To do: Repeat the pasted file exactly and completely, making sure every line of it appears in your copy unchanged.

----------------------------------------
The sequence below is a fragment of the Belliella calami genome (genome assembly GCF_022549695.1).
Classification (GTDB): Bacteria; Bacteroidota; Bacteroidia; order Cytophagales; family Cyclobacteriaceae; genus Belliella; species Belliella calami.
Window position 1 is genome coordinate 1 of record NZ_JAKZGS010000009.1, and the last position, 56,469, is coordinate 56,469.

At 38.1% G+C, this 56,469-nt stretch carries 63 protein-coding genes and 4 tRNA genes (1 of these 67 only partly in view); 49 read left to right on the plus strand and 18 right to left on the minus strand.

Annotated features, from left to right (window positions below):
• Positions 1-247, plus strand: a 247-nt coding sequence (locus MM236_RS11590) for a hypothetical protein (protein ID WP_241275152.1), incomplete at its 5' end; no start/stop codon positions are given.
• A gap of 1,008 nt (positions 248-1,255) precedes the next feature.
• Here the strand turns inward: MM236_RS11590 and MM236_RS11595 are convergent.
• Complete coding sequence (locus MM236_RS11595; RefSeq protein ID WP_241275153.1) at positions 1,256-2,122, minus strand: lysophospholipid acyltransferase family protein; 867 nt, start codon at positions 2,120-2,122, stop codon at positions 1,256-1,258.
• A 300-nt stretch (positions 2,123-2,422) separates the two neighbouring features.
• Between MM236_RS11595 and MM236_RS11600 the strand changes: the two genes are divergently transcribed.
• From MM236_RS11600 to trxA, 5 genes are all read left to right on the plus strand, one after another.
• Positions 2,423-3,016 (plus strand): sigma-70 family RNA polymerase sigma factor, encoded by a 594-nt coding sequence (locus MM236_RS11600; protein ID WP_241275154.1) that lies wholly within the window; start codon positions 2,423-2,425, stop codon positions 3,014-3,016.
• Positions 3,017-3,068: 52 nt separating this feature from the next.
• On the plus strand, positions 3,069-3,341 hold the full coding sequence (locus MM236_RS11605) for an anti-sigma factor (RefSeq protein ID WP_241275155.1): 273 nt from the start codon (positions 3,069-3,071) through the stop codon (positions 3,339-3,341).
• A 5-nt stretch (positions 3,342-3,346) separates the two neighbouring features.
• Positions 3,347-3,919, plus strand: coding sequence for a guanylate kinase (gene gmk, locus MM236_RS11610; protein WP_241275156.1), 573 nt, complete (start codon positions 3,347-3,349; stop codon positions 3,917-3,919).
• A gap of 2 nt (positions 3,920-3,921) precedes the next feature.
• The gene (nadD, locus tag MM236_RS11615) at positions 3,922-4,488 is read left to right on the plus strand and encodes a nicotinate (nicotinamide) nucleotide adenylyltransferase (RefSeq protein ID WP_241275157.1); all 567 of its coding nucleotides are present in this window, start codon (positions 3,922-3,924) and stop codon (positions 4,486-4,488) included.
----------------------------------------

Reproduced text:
The sequence below is a fragment of the Belliella calami genome (genome assembly GCF_022549695.1).
Classification (GTDB): Bacteria; Bacteroidota; Bacteroidia; order Cytophagales; family Cyclobacteriaceae; genus Belliella; species Belliella calami.
Window position 1 is genome coordinate 1 of record NZ_JAKZGS010000009.1, and the last position, 56,469, is coordinate 56,469.

At 38.1% G+C, this 56,469-nt stretch carries 63 protein-coding genes and 4 tRNA genes (1 of these 67 only partly in view); 49 read left to right on the plus strand and 18 right to left on the minus strand.

Annotated features, from left to right (window positions below):
• Positions 1-247, plus strand: a 247-nt coding sequence (locus MM236_RS11590) for a hypothetical protein (protein ID WP_241275152.1), incomplete at its 5' end; no start/stop codon positions are given.
• A gap of 1,008 nt (positions 248-1,255) precedes the next feature.
• Here the strand turns inward: MM236_RS11590 and MM236_RS11595 are convergent.
• Complete coding sequence (locus MM236_RS11595; RefSeq protein ID WP_241275153.1) at positions 1,256-2,122, minus strand: lysophospholipid acyltransferase family protein; 867 nt, start codon at positions 2,120-2,122, stop codon at positions 1,256-1,258.
• A 300-nt stretch (positions 2,123-2,422) separates the two neighbouring features.
• Between MM236_RS11595 and MM236_RS11600 the strand changes: the two genes are divergently transcribed.
• From MM236_RS11600 to trxA, 5 genes are all read left to right on the plus strand, one after another.
• Positions 2,423-3,016 (plus strand): sigma-70 family RNA polymerase sigma factor, encoded by a 594-nt coding sequence (locus MM236_RS11600; protein ID WP_241275154.1) that lies wholly within the window; start codon positions 2,423-2,425, stop codon positions 3,014-3,016.
• Positions 3,017-3,068: 52 nt separating this feature from the next.
• On the plus strand, positions 3,069-3,341 hold the full coding sequence (locus MM236_RS11605) for an anti-sigma factor (RefSeq protein ID WP_241275155.1): 273 nt from the start codon (positions 3,069-3,071) through the stop codon (positions 3,339-3,341).
• A 5-nt stretch (positions 3,342-3,346) separates the two neighbouring features.
• Positions 3,347-3,919, plus strand: coding sequence for a guanylate kinase (gene gmk, locus MM236_RS11610; protein WP_241275156.1), 573 nt, complete (start codon positions 3,347-3,349; stop codon positions 3,917-3,919).
• A gap of 2 nt (positions 3,920-3,921) precedes the next feature.
• The gene (nadD, locus tag MM236_RS11615) at positions 3,922-4,488 is read left to right on the plus strand and encodes a nicotinate (nicotinamide) nucleotide adenylyltransferase (RefSeq protein ID WP_241275157.1); all 567 of its coding nucleotides are present in this window, start codon (positions 3,922-3,924) and stop codon (positions 4,486-4,488) included.